This is because the three key ingredients needed for ozone-destroying chemical reactions -chlorine from man-made chlorofluorocarbons (CFCs), frigid temperatures and sunlight- are not usually present in the Arctic at the same time: the northernmost latitudes are generally not cold enough when the sun reappears in the sky in early spring. Still, in 2011, ozone concentrations in the Arctic atmosphere were about 20 percent lower than its late winter average.

The new study shows that, while chlorine in the Arctic stratosphere was the ultimate culprit of the severe ozone loss of winter of 2011, unusually cold and persistent temperatures also spurred ozone destruction. Furthermore, uncommon atmospheric conditions blocked wind-driven transport of ozone from the tropics, halting the seasonal ozone resupply until April.

“You can safely say that 2011 was very atypical: In over 30 years of satellite records, we hadn’t seen any time where it was this cold for this long,” said Susan E. Strahan, an atmospheric scientist at NASA Goddard Space Flight Center in Greenbelt, Md., and main author of the new paper, which was recently published in the Journal of Geophysical Research-Atmospheres.

“Arctic ozone levels were possibly the lowest ever recorded, but they were still significantly higher than the Antarctic’s,” Strahan said. “There was about half as much ozone loss as in the Antarctic and the ozone levels remained well above 220 Dobson units, which is the threshold for calling the ozone loss a ‘hole’ in the Antarctic – so the Arctic ozone loss of 2011 didn’t constitute an ozone hole.”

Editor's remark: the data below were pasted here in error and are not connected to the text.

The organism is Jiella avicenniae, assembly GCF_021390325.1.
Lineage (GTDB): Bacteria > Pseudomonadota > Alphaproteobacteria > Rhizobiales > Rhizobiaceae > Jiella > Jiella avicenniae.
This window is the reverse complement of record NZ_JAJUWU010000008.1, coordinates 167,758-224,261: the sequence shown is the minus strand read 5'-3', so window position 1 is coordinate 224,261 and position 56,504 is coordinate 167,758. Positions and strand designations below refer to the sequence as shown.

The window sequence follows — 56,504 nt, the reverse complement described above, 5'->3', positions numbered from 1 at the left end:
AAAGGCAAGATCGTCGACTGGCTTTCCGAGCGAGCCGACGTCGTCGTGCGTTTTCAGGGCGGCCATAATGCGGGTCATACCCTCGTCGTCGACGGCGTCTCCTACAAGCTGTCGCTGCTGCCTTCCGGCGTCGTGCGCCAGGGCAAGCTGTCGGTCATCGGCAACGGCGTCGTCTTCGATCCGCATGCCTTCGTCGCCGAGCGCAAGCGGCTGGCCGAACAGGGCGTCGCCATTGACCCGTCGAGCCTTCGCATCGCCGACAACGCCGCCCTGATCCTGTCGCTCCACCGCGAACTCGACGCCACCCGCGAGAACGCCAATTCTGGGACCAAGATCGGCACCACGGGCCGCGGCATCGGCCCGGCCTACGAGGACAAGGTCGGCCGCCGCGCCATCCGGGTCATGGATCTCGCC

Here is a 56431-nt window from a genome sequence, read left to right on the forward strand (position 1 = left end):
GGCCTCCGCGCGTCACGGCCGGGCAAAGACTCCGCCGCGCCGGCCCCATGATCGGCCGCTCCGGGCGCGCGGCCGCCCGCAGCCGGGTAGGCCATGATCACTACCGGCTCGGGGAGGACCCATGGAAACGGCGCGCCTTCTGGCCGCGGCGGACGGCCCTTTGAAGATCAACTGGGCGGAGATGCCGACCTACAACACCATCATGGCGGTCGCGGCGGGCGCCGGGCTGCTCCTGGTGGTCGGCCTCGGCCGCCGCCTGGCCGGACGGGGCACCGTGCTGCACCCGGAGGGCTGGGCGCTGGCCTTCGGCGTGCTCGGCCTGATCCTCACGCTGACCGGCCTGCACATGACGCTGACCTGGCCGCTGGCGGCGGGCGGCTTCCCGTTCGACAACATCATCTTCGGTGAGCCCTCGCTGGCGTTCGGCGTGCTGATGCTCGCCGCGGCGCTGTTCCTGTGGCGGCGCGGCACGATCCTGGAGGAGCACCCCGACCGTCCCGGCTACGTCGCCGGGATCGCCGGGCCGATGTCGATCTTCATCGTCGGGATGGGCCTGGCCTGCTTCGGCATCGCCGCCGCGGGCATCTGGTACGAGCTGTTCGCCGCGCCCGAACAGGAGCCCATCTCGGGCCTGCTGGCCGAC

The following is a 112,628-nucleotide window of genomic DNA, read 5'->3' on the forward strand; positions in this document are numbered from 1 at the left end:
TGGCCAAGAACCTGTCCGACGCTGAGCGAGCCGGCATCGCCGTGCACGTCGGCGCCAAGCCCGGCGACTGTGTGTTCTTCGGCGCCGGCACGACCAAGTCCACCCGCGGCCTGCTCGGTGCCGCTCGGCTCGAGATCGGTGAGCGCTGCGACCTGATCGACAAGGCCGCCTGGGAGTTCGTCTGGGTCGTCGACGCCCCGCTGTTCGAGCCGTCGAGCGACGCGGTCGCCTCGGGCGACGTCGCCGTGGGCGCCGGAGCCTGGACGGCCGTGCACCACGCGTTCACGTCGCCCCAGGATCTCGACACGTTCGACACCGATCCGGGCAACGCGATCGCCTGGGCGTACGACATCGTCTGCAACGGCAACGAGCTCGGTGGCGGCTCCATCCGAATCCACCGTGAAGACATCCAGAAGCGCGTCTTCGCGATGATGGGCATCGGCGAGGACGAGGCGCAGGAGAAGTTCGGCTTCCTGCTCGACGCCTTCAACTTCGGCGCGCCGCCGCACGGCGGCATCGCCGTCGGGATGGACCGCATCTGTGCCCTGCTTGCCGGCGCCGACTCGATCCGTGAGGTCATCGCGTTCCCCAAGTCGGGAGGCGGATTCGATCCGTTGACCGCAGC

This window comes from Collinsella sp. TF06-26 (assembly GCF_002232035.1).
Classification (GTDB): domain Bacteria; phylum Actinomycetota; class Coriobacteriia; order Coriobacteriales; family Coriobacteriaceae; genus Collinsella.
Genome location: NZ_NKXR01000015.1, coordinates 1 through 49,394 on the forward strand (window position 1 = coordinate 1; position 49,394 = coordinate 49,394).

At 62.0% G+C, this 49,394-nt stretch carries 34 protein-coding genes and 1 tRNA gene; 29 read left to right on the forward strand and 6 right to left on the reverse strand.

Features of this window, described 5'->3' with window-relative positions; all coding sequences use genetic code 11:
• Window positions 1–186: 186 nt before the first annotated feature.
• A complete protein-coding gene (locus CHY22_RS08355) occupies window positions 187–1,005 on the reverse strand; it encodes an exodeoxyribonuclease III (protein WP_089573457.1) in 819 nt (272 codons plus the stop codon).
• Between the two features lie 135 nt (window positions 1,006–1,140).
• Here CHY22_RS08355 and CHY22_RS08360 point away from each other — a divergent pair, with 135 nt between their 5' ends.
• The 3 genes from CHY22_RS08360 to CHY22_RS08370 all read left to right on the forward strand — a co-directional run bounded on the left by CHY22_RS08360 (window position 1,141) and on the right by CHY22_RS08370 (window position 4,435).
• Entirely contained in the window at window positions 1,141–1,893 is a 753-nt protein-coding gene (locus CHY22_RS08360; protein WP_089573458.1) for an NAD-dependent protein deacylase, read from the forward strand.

The majority of ozone depletion in the Arctic happens inside the so-called polar vortex: a region of fast-blowing circular winds that intensify in the fall and isolate the air mass within the vortex, keeping it very cold.

 

Read More Here

 

…..

Enhanced by Zemanta

Cyclone threatens to disrupt search for missing MH370

April 21, 2014

Australian Navy officer Morgan Macdonald stands in a rigid hull inflatable boat as he observes markers dropped from a Royal New Zealand Air Force (RNZAF) P3K Orion, after an object was sighted in the southern Indian Ocean. – Reuters pic, April 21, 2014.Australian Navy officer Morgan Macdonald stands in a rigid hull inflatable boat as he observes markers dropped from a Royal New Zealand Air Force (RNZAF) P3K Orion, after an object was sighted in the southern Indian Ocean. – Reuters pic, April 21, 2014.A tropical cyclone was threatening to hamper the search for the missing Malaysia Airlines flight today, as a submarine drone neared the end of its mission scouring the southern Indian Ocean sea bed with still no sign of wreckage.

The search for flight MH370, which vanished on March 8 with 239 people on board, has narrowed to a 10 sq km patch of sea floor about 2,000 km west of the Australian city of Perth.

Search authorities and the Australian and Malaysian governments have said a series of sonar signals, or “pings”, traced to the area may have emanated from the plane’s “black box” and present the most credible lead as to its whereabouts.

However no pings have been detected in almost two weeks and authorities now fear that, with the flight data recorder’s battery several weeks past its expected expiry date, the black box may not emit further signals.

A US Navy remote controlled submarine, the Bluefin-21, was on its ninth mission scanning the largely unmapped stretch of sea bed where the pings are believed to have come from, with still no trace found, Australian search officials said today.

“Bluefin-21 has searched approximately two-thirds of the focused underwater search area to date. No contacts of interest have been found to date,” the Joint Agency Coordination Centre said in a statement.

 

Read More Here

Enhanced by Zemanta
Land contaminated by waste from factories in Lanzhou, Gansu province. (File photo/Xinhua)